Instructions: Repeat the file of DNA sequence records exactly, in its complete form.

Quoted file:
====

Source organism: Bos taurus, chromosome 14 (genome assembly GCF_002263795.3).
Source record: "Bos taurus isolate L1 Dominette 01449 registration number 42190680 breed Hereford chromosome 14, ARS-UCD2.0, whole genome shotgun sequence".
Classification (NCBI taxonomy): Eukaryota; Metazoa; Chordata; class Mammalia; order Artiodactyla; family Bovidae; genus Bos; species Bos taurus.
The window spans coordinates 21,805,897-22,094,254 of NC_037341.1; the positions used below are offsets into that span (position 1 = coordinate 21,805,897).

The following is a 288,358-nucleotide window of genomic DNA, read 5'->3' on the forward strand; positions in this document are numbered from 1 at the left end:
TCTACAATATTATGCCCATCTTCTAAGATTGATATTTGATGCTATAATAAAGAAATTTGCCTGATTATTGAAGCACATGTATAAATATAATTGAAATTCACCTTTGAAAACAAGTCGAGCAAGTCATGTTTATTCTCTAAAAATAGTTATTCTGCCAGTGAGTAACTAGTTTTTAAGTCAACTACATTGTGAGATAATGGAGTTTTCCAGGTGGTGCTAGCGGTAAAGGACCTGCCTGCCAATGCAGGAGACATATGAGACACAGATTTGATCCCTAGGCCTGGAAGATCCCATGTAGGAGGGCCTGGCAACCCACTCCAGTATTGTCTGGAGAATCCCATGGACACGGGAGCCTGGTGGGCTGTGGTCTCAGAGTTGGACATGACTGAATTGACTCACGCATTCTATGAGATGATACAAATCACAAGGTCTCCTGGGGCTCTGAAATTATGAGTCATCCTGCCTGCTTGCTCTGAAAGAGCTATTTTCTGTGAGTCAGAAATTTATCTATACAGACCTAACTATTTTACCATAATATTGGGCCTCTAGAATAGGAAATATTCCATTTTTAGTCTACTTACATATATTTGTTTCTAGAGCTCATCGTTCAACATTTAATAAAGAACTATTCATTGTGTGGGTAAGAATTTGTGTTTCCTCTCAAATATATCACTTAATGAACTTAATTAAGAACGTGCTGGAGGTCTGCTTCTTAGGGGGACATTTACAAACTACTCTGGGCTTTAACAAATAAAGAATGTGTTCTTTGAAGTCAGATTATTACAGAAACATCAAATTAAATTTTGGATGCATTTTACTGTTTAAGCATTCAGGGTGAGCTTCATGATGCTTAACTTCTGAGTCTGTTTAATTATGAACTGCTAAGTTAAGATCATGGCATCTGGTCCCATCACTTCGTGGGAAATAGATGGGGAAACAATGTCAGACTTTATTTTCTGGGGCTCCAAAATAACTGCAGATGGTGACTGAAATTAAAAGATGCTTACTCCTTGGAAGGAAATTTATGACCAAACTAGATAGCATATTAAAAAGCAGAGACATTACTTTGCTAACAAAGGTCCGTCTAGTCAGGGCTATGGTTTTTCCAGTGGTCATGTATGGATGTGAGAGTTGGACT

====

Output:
Source organism: Bos taurus, chromosome 14 (genome assembly GCF_002263795.3).
Source record: "Bos taurus isolate L1 Dominette 01449 registration number 42190680 breed Hereford chromosome 14, ARS-UCD2.0, whole genome shotgun sequence".
Classification (NCBI taxonomy): Eukaryota; Metazoa; Chordata; class Mammalia; order Artiodactyla; family Bovidae; genus Bos; species Bos taurus.
The window spans coordinates 21,805,897-22,094,254 of NC_037341.1; the positions used below are offsets into that span (position 1 = coordinate 21,805,897).

The following is a 288,358-nucleotide window of genomic DNA, read 5'->3' on the forward strand; positions in this document are numbered from 1 at the left end:
TCTACAATATTATGCCCATCTTCTAAGATTGATATTTGATGCTATAATAAAGAAATTTGCCTGATTATTGAAGCACATGTATAAATATAATTGAAATTCACCTTTGAAAACAAGTCGAGCAAGTCATGTTTATTCTCTAAAAATAGTTATTCTGCCAGTGAGTAACTAGTTTTTAAGTCAACTACATTGTGAGATAATGGAGTTTTCCAGGTGGTGCTAGCGGTAAAGGACCTGCCTGCCAATGCAGGAGACATATGAGACACAGATTTGATCCCTAGGCCTGGAAGATCCCATGTAGGAGGGCCTGGCAACCCACTCCAGTATTGTCTGGAGAATCCCATGGACACGGGAGCCTGGTGGGCTGTGGTCTCAGAGTTGGACATGACTGAATTGACTCACGCATTCTATGAGATGATACAAATCACAAGGTCTCCTGGGGCTCTGAAATTATGAGTCATCCTGCCTGCTTGCTCTGAAAGAGCTATTTTCTGTGAGTCAGAAATTTATCTATACAGACCTAACTATTTTACCATAATATTGGGCCTCTAGAATAGGAAATATTCCATTTTTAGTCTACTTACATATATTTGTTTCTAGAGCTCATCGTTCAACATTTAATAAAGAACTATTCATTGTGTGGGTAAGAATTTGTGTTTCCTCTCAAATATATCACTTAATGAACTTAATTAAGAACGTGCTGGAGGTCTGCTTCTTAGGGGGACATTTACAAACTACTCTGGGCTTTAACAAATAAAGAATGTGTTCTTTGAAGTCAGATTATTACAGAAACATCAAATTAAATTTTGGATGCATTTTACTGTTTAAGCATTCAGGGTGAGCTTCATGATGCTTAACTTCTGAGTCTGTTTAATTATGAACTGCTAAGTTAAGATCATGGCATCTGGTCCCATCACTTCGTGGGAAATAGATGGGGAAACAATGTCAGACTTTATTTTCTGGGGCTCCAAAATAACTGCAGATGGTGACTGAAATTAAAAGATGCTTACTCCTTGGAAGGAAATTTATGACCAAACTAGATAGCATATTAAAAAGCAGAGACATTACTTTGCTAACAAAGGTCCGTCTAGTCAGGGCTATGGTTTTTCCAGTGGTCATGTATGGATGTGAGAGTTGGACT